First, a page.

that the company has a sure footing in the industry. There has also
been the past changes in the corporation with the continuous adding of
smaller subsidiary corporations which all per-form separate tasks
under the name of A.G. Edwards Inc.
From this paper the reader should have learned a great deal
about A.G. Edwards Inc. A.G. Edwards Inc. is an interesting
corporation because of numerous reasons. Probably the number one
reason for this is the fact that its main subsidiary is a brokerage
firm and brokerage firms are fast paced people working together with
other people. When you have this combination the future can never be
predicted with great accuracy. The corporation is so big considering
that it contains so many other companies, and any corpo-ration with
numerous other corporations underneath it is always fun to learn
about. From this paper it is my hope that the reader has become more
knowledgeable about the corporation A.G. Edwards. Not only how much
money the corporation has pulled in or what it does, but also about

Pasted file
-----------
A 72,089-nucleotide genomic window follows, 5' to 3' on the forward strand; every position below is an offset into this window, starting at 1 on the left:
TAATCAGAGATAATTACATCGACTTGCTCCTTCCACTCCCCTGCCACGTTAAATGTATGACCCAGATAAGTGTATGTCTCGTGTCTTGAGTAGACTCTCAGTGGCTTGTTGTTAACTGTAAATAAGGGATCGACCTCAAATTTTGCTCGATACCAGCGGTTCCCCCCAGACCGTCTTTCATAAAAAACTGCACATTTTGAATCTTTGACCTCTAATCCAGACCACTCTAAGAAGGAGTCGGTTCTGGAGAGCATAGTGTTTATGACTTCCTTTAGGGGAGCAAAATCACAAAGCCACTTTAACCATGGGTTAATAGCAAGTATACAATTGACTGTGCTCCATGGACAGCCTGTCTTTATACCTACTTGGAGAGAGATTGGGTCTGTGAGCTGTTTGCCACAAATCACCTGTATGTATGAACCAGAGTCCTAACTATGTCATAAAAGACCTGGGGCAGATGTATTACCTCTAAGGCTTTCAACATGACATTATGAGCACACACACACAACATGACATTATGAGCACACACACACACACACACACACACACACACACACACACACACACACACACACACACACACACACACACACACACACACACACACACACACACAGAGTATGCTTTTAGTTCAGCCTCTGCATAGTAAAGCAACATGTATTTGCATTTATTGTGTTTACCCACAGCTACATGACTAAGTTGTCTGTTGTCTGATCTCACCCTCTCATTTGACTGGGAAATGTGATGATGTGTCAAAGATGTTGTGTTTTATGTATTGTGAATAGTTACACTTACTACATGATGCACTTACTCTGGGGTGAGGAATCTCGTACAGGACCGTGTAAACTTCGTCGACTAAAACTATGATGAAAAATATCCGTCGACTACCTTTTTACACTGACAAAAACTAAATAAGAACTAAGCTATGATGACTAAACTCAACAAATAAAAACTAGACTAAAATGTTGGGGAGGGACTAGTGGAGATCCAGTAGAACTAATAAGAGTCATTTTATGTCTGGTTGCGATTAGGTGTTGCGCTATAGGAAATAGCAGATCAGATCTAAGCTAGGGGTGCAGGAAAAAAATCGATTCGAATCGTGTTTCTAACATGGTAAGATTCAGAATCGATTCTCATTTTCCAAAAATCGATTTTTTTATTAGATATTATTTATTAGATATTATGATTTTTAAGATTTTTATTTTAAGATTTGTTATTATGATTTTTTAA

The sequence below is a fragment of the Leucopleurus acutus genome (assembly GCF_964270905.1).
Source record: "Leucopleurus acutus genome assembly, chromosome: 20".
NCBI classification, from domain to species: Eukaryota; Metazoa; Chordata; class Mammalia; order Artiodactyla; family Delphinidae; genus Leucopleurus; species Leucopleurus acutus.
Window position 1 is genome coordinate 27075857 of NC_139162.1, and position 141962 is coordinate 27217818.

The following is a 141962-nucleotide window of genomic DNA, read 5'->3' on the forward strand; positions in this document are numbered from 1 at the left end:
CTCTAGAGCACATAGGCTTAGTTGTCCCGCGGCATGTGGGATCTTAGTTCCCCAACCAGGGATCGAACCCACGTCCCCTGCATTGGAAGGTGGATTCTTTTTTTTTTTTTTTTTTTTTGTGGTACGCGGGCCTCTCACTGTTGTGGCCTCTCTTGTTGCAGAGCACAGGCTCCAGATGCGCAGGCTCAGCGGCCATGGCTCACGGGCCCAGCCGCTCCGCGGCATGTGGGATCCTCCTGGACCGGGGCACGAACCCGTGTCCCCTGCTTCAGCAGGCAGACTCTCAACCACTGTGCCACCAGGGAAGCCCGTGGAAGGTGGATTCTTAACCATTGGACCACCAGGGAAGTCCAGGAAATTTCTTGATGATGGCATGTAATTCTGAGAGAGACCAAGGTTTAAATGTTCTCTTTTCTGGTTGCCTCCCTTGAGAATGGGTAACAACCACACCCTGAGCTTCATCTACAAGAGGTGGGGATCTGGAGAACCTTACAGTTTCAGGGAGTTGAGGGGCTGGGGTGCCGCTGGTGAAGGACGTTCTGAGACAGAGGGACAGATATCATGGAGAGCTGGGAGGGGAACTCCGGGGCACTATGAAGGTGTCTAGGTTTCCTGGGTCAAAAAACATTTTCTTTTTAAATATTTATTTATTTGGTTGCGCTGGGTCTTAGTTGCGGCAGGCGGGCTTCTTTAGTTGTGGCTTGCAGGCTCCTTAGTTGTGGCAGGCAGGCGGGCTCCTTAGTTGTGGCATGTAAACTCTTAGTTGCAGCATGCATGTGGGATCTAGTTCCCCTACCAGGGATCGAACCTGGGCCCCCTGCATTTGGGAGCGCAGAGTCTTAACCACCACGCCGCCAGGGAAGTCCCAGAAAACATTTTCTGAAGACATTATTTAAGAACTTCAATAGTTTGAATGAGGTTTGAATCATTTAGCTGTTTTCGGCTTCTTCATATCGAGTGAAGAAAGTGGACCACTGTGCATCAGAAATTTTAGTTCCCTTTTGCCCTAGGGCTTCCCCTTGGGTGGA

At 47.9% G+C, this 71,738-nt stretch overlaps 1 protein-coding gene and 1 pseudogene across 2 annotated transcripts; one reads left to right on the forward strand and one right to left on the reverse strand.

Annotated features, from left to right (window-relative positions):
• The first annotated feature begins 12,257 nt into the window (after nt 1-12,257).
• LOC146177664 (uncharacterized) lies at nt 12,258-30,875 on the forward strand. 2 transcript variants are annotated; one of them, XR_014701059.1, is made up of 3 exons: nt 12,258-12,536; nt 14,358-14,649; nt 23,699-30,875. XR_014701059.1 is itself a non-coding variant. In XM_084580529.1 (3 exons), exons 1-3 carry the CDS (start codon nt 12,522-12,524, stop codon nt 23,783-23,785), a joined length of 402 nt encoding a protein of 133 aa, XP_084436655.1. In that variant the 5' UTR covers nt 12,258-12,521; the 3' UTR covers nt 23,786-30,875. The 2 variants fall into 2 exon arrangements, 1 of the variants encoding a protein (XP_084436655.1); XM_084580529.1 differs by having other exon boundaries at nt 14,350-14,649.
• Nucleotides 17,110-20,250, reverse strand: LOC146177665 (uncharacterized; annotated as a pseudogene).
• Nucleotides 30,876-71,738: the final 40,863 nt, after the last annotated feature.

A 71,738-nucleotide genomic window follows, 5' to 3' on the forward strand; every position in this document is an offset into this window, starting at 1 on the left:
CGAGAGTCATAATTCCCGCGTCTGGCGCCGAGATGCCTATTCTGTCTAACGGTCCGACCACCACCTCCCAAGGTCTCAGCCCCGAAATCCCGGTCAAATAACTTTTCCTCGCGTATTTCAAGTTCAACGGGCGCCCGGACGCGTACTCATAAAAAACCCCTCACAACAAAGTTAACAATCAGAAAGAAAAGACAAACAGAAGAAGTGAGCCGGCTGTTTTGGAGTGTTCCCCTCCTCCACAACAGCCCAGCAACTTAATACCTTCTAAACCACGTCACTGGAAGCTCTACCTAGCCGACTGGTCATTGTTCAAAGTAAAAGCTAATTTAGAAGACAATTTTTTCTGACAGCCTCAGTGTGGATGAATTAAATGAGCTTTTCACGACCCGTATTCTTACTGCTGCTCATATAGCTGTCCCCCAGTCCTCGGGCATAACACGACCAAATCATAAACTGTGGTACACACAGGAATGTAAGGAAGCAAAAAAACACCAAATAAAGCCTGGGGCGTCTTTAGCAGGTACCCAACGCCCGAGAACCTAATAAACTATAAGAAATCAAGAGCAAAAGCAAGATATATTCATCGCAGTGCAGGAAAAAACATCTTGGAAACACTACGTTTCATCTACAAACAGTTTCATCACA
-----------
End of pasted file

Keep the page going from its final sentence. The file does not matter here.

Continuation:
how it is run and what the attitude of the company is.
Anthony, Van "Securities Firms" 1993, September) The Securities and
Exchange Com-mission Report. Hoover's Company & Industry Database.
CD-ROM. September 1993.
A.G. Edwards Inc. (1996, February 29). 1996 Annual Report
Siconolfi, Michael. (1993 December). "Rating The Brokers" Smart Money,
"Complete Company Records" (1996, February) Compact Disclosure.
CD-ROM. February 1996.
"Quotes and Portfolios." (1997 March 5). America Online. Online.
America Online. Keyword: Quotes.
Flagg, Jonas. (1994 August/September) "A.G. Edwards: A 107-Year-Old
Legacy" Securities Industry Management Magazine, 56.
1). I made the graph myself from data in: "Complete Company Records"
(1996, February) Compact Disclosure. CD-ROM. February 1996.
2). I made the graph myself from data in: A.G. Edwards Inc. (1996,
February 29). 1996 Annual Report